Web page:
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I've been browsing around keeping tabs on house prices in my area. There is obviously an effect at the £250,000 stamp duty threshold. My question is - what effect does this have on asking and selling prices?

Do buyers try to place it just above the threshold, knowing that only a small reduction in selling price will result in a bigger saving for the buyer, who then has got a "bargain"? Or do we find that there's no-go pricing area above 250,000?

Are there any buying strategies around this critical mark? I ask, not because I can quite afford property at this level just yet, but because the only places I have seen I could consider living in have been rapidly approaching, or exceeding that threshold.

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I've been browsing around keeping tabs on house prices in my area. There is obviously an effect at the £250,000 stamp duty threshold. My question is - what effect does this have on asking and selling prices?

Do buyers try to place it just above the threshold, knowing that only a small reduction in selling price will result in a bigger saving for the buyer, who then has got a "bargain"? Or do we find that there's no-go pricing area above 250,000?

Are there any buying strategies around this critical mark? I ask, not because I can quite afford property at this level just yet, but because the only places I have seen I could consider living in have been rapidly approaching, or exceeding that threshold.

Got it bang on there. Another problem is it works against the buyers. You would have seen LOTS of properties around the 120>125K mark before it went up. there properties have no been UPPED to £125>130K with the higher stamp duty. So when GB says he is helping FTB's with stamp duty, he is actually screwing them out of more money. Thanks GB your a tw@t!

TB

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I suspect that buyers will look at properties up to the current threshold on many property websites so going above that will limit the number of viewings.

In any event it is quite easy to structure the deal to avoid going over the threshold.

£10k for curtains and carpets anyone?

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I'm looking forward to the "positive" effects of the thresholds when the market starts dropping. It's quite ridiculous to see no properties for sale in the £250-290 range or £500k-£580k. These are all cynical attempts to avoid dropping below the threshold and artificially push prices up. Think of the thresholds as a magnetic repelling house prices away. When prices start dropping the thresholds will have an attractive magnetic effect and drag prices lower more quickly than would otherwise have beent the case. Yes, it's pants when there's HPI, but when prices are falling it should act as an accelerator. Of course, those thresholds could be mysteriously removed should prices start dropping significantly.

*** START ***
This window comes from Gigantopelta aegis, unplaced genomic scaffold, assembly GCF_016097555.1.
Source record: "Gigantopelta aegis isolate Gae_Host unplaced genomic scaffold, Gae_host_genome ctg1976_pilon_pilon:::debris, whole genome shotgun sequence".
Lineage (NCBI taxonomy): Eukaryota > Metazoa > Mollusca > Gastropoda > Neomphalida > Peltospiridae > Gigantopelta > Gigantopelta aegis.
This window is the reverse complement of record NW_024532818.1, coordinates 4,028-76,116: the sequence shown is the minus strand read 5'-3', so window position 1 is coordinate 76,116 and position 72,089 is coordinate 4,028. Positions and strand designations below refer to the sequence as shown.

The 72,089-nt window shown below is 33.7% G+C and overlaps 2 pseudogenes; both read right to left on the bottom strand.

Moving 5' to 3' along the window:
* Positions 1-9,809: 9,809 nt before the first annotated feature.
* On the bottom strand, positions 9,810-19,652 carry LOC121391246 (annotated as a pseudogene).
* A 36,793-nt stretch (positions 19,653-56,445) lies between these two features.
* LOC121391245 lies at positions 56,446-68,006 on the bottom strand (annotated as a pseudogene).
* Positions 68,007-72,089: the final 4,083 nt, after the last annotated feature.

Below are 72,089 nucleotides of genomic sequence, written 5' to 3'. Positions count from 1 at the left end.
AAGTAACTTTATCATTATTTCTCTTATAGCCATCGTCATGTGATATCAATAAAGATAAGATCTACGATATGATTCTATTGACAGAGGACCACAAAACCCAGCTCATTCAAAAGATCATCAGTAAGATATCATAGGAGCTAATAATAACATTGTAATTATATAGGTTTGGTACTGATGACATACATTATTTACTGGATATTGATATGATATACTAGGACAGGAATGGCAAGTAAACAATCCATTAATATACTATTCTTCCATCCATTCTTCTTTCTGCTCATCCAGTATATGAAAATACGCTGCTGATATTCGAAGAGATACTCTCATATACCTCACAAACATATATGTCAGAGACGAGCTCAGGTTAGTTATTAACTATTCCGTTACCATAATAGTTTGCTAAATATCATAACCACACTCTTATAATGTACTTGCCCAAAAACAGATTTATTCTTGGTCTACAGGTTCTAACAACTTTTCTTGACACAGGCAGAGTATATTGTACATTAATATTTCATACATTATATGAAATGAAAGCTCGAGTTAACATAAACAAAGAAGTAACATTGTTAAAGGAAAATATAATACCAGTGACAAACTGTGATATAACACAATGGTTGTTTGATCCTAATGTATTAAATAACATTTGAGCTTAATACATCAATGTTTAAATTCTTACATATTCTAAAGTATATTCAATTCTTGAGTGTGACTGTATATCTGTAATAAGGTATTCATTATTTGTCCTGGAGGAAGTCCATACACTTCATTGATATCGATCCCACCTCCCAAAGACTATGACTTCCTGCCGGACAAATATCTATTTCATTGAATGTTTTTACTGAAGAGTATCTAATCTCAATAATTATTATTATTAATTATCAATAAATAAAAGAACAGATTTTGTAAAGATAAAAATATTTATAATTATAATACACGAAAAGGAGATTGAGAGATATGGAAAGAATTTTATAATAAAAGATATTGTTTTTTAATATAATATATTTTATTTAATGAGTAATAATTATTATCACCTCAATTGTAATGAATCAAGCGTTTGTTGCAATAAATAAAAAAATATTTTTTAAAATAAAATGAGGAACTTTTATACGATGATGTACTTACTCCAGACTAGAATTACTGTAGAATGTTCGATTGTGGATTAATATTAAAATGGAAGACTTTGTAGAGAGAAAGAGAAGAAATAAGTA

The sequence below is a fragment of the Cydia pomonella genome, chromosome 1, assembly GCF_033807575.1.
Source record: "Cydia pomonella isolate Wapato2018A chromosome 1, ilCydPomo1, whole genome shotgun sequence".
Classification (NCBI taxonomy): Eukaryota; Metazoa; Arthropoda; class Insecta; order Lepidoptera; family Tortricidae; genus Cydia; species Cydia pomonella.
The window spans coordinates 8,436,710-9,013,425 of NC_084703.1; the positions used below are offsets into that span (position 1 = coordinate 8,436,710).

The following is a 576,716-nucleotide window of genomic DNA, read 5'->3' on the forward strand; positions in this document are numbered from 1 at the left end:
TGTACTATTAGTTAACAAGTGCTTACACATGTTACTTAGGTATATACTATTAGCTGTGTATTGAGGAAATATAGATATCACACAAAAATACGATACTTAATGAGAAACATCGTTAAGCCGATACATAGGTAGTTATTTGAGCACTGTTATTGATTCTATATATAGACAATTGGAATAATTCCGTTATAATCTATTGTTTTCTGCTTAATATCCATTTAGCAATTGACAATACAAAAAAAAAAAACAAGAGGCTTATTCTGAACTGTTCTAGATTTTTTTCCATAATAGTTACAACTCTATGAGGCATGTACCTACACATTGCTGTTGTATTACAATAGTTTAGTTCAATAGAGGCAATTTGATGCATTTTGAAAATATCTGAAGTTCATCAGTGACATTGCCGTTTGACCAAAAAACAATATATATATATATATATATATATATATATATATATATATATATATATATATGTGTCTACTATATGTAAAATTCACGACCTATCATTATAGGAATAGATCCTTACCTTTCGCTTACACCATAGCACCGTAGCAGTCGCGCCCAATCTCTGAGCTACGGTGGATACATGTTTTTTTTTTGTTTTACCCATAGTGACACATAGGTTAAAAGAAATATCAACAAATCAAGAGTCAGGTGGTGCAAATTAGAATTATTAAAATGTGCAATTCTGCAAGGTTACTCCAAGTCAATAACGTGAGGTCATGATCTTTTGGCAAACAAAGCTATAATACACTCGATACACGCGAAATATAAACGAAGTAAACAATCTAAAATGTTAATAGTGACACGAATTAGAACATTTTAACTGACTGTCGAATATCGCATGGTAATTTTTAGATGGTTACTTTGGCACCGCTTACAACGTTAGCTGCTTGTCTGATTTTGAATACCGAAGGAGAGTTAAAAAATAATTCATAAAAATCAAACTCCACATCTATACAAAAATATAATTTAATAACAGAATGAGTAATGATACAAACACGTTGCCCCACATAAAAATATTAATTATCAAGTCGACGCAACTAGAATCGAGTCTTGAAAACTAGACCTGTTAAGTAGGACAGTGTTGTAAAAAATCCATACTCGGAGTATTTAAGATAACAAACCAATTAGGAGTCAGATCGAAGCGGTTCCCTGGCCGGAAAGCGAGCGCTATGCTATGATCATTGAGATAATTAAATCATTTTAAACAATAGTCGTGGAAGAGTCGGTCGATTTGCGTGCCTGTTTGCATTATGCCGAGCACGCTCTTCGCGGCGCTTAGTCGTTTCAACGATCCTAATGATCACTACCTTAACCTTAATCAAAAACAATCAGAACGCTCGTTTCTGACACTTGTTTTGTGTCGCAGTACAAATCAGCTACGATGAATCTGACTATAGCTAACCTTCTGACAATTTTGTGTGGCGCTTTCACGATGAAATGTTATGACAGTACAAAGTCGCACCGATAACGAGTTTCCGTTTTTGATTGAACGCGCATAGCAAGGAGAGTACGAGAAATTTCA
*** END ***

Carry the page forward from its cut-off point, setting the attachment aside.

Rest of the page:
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Stamp Duty Threshold Chasm Effect.

See 'Stamp duty thresholds and their effect on prices.':

http://www.housepricecrash.co.uk/forum/ind...showtopic=13099

Very interesting, thanks. I must remember to search the forum sometimes. Maybe this is the kind of thing that could be put in the Wiki?

I wonder what good negotiating tactics would be for a property with an asking price of around the £265K mark? If I wanted to put in a lower offer - say 90% asking price, that would take the property below the threshhold - good for me, but I'm sure the vendor would happily point out how much extra I was saving by doing so. Seems like it gives them some additional bargaining power.

Does anyone have any experience of negotiating around this price point?

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Sort of relevant

My house falls in an area that is exempt from stamp duty. When you are buying solicitors, EA's and even sellers can overlook this point so its worth doing a check yourself, visit this site, all you have to do is put in the post code to find out if the house you are looking at falls in an exempt area.

http://www.easyconvey.com/stampduty/default.asp

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My house falls in an area that is exempt from stamp duty. When you are buying solicitors, EA's and even sellers can overlook this point so its worth doing a check yourself, visit this site, all you have to do is put in the post code to find out if the house you are looking at falls in an exempt area.

http://www.easyconvey.com/stampduty/default.asp

Another good one fpor the wiki - nice link

TB

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  • 301 Brexit, House prices and Summer 2020

    1. 1. Including the effects Brexit, where do you think average UK house prices will be relative to now in June 2020?


      • down 5% +
      • down 2.5%
      • Even
      • up 2.5%
      • up 5%



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